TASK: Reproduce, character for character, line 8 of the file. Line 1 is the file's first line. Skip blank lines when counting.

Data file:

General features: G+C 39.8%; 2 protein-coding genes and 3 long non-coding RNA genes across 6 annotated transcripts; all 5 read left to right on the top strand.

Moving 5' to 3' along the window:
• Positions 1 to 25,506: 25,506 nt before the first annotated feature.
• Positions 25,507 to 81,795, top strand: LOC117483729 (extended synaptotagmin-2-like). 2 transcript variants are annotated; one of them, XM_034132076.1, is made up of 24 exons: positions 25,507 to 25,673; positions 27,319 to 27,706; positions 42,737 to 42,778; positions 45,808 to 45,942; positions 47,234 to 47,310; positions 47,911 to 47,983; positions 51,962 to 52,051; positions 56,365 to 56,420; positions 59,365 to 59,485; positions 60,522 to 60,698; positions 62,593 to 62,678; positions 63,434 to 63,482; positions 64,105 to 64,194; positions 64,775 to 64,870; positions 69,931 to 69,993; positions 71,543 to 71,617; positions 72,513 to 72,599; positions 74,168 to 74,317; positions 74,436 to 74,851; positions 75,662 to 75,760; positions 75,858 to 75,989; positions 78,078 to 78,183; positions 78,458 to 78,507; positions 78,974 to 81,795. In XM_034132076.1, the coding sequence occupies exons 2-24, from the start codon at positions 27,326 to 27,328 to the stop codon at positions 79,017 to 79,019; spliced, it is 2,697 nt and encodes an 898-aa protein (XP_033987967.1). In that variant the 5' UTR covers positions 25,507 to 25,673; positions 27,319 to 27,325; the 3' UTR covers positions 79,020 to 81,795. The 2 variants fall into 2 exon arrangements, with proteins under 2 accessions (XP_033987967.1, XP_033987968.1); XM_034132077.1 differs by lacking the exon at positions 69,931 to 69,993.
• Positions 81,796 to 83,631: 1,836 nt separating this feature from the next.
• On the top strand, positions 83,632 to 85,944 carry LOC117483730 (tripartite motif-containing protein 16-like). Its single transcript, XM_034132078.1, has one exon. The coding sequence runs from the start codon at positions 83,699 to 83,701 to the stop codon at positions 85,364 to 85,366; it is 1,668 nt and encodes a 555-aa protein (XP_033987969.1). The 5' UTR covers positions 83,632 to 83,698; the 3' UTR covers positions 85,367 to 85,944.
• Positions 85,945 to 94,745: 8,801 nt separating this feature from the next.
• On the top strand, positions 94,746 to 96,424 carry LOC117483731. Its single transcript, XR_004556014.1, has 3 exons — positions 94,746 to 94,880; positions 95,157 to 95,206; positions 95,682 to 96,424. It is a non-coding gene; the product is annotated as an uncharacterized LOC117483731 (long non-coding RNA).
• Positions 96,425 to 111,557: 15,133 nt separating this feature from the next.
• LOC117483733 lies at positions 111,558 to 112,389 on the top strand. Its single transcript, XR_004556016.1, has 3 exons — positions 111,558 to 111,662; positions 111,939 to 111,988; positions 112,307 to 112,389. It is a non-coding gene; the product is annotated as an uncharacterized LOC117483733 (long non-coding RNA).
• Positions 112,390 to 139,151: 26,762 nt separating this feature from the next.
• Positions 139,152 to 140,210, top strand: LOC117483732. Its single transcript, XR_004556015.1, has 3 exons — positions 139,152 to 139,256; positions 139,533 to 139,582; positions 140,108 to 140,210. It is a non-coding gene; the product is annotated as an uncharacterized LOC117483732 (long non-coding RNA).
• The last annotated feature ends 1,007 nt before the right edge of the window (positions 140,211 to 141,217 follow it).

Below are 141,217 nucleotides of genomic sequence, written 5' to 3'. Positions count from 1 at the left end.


• On the top strand, positions 94,746 to 96,424 carry LOC117483731. Its single transcript, XR_004556014.1, has 3 exons — positions 94,746 to 94,880; positions 95,157 to 95,206; positions 95,682 to 96,424. It is a non-coding gene; the product is annotated as an uncharacterized LOC117483731 (long non-coding RNA).